As a fleet manager, it is your responsibility to let drivers know their company vehicle is not equipped with a spare tire. The danger is many drivers do not know their vehicle doesn’t have a spare – until they need it. Drivers often say they were never told their new company vehicle didn’t come with a spare. Approximately 36 percent of model-year 2015 vehicles were not equipped with a spare tire. This compares to 5 percent in 2006. It can be difficult to tell which models are equipped with a spare and which aren’t, as some models include it in one trim level, but not the other.

OEMs have been eliminating spare tires for several reasons. First, it helps reduce vehicle curb weight, which is especially important for hybrids and electric vehicles. As OEMs struggle to achieve maximum miles per gallon, they’re eliminating dead weight to make vehicles lighter. The rule of thumb is that every 100 pounds reduced from curb weight improves fuel economy by about one percent. A 50-pound spare tire, which may never be used, is a tempting target, and offers the added benefit of creating more storage or occupant space.

Automakers compensate for the lack of a conventional spare tire with one of two options. The first option is to include an electric tire inflator kit in the trunk, so drivers can seal punctures and re-inflate a tire. In the event of a flat tire, the inflator-kit hose is attached to the valve stem of the tire. When the unit is turned on, it injects the sealant into the tire, and the compressor is used to inflate the tire. The advantage of these kits is that you don't have to jack up the car or remove the tire. The kit can only be used if the puncture is on the tire’s tread. If the puncture is on the sidewall or is larger than a quarter of an inch, the kit is unable to seal the puncture. Also, it is important for drivers to realize that this is only a temporary fix and that the vehicle should be taken to a national accounts service provider as soon as possible. Some fleets have ordered spare tires post-delivery after drivers expressed concern over using an inflator kit.

The second option employed by OEMs is to equip vehicles with run-flat tires. Vehicles equipped with run-flat tires will have no spare tire. Run-flat tires have reinforced sidewalls that allow them to operate with little to no tire pressure. Once a run-flat tire has been punctured and lost air pressure, the vehicle's tire-pressure monitoring system (TPMS) notifies the driver that the tires are below spec and the vehicle is in “run-flat mode.” You will need to keep your speed under 50 mph, but you can still continue to drive, up to 50 miles, until you find a tire shop or service station.

The decreasing availability of spare tires is also having an effect on general maintenance-related knowledge. An estimated 20 percent of drivers aged 18 to 34 do not know how to change a spare tire, compared to just 10 percent of drivers 35 to 54.

Spare tires have been standard equipment on most vehicles for more than a century. Nearly every vehicle came with a full-size spare tire. But fuel economy requirements, trunk space considerations, and safety concerns have prompted OEMs to shift toward smaller temporary spares. Space-saver or doughnut spare tires debuted in the mid-1970s as OEMs sought to reduce curb weight and increase trunk space in newly downsized cars. The smaller, temporary spares take up less trunk space and are light enough for most drivers to handle when they’re changing a flat. Since doughnut tires are not quite equal in size to regular tires, they are only meant to be driven a short distance and limited to a maximum speed of 55 mph. Temporary spares can be found on 52 percent of 2014 models, a 7 percent increase from 2007.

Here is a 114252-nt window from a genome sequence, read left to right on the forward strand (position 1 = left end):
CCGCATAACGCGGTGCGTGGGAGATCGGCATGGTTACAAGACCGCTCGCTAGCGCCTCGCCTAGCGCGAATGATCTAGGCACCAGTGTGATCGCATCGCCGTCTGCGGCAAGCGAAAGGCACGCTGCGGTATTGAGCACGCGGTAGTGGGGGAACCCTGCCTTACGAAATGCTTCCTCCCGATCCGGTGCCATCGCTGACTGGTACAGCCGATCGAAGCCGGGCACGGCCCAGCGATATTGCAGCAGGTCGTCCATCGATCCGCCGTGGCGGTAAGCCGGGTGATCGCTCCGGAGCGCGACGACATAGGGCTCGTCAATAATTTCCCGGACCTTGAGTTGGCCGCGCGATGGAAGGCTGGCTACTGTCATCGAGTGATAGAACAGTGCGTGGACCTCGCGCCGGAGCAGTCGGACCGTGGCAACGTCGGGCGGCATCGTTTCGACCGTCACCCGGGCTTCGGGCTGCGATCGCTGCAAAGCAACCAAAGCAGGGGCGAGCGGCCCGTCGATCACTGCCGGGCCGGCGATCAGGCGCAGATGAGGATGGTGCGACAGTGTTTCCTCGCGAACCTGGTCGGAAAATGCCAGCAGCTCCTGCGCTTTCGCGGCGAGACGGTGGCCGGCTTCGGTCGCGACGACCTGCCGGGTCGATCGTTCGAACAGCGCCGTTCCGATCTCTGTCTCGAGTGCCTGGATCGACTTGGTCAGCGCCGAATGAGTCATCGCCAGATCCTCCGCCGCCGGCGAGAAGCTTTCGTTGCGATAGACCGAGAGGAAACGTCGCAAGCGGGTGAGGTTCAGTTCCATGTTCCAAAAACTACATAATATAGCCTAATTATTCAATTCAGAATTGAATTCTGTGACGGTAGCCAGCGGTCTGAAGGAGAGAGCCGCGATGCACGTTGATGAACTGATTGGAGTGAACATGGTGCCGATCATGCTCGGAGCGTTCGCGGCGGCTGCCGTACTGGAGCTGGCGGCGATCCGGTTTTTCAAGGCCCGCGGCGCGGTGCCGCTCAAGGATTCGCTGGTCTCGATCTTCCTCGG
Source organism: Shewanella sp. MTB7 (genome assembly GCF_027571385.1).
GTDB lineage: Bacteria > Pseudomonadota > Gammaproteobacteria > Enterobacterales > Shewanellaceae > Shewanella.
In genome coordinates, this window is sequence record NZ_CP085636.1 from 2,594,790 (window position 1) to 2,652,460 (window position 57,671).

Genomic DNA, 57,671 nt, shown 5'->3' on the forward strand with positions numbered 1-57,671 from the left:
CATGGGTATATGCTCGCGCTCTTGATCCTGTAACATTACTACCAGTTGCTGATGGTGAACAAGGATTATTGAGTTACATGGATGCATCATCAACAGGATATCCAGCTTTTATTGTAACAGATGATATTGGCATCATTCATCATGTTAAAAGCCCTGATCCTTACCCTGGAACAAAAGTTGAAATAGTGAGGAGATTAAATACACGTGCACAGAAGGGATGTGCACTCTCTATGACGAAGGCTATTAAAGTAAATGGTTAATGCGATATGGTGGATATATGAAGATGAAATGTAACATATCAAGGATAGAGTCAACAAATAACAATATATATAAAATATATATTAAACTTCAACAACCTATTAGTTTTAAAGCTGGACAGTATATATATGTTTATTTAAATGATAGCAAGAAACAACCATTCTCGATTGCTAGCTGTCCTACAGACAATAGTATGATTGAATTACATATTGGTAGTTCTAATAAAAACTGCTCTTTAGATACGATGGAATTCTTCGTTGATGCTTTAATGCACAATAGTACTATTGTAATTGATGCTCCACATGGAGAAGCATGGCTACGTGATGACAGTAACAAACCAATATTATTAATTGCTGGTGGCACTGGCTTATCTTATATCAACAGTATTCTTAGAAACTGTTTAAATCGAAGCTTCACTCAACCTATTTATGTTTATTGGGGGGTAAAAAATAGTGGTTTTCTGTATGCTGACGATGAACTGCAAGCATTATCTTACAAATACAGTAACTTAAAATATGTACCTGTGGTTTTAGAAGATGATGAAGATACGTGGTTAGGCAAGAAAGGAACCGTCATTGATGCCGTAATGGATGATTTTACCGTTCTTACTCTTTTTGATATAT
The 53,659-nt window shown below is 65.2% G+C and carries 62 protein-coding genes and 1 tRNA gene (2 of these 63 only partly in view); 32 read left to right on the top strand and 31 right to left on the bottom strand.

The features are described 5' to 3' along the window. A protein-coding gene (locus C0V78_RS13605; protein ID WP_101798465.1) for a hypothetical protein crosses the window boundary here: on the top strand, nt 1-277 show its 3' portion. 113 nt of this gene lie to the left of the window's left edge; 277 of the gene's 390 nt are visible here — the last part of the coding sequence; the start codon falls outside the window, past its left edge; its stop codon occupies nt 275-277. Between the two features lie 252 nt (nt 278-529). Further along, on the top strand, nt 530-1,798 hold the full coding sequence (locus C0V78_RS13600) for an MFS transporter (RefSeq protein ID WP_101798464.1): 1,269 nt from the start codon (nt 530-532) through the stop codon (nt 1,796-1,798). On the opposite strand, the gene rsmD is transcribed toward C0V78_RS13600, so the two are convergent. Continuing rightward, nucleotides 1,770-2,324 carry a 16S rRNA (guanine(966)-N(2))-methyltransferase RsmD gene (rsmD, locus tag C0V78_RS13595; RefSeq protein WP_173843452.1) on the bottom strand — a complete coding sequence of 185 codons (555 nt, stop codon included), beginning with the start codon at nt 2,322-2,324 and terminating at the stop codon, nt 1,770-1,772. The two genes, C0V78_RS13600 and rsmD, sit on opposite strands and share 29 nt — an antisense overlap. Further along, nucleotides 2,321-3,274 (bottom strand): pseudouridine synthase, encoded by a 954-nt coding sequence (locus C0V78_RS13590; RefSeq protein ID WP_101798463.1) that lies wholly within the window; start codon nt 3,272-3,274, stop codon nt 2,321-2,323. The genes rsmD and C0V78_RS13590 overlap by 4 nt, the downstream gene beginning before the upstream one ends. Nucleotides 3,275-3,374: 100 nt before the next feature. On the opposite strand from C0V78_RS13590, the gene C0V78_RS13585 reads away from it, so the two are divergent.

The only vehicles today that still have full-size spares are most pickups and large SUVs, but this is changing. There has been a 49-percent decrease (accounting for about 64 models) in vehicles that are equipped with full-size spares since 2007. Full-size spares have disappeared from the majority of passenger cars.

The New Reality

Nowadays, the lack of a spare tire is a reality for many company drivers. As Murphy’s Law repeatedly demonstrates, flats will occur at the most inopportune time and at the worst location. Some drivers may not have the physical strength to remove the lug nuts to change a flat tire, or, they may not have the knowledge to do so. This could create a potentially dangerous situation when attempting to jack up a vehicle with no prior experience or training, not to mention, potential liability concerns. Similarly, some drivers may be intimidated and not want to use an inflator kit. Many companies offer video tutorials or links to Web sites that explain how to operate an inflator kit.

Your drivers need to be prepared in advance to know that their company vehicle is not equipped with a spare and what to do in case of a flat tire. In many cases, the best option for most drivers is to call roadside service; however, this option is contingent that they are stranded in an area with available roadside service.

If you do not have fleet procedures in place to assist company drivers who may find themselves in these situations, now is the time to do so.

Let me know what you think.

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About the author
Mike Antich

Mike Antich

Former Editor and Associate Publisher

Mike Antich covered fleet management and remarketing for more than 20 years and was inducted into the Fleet Hall of Fame in 2010 and the Global Fleet of Hal in 2022. He also won the Industry Icon Award, presented jointly by the IARA and NAAA industry associations.

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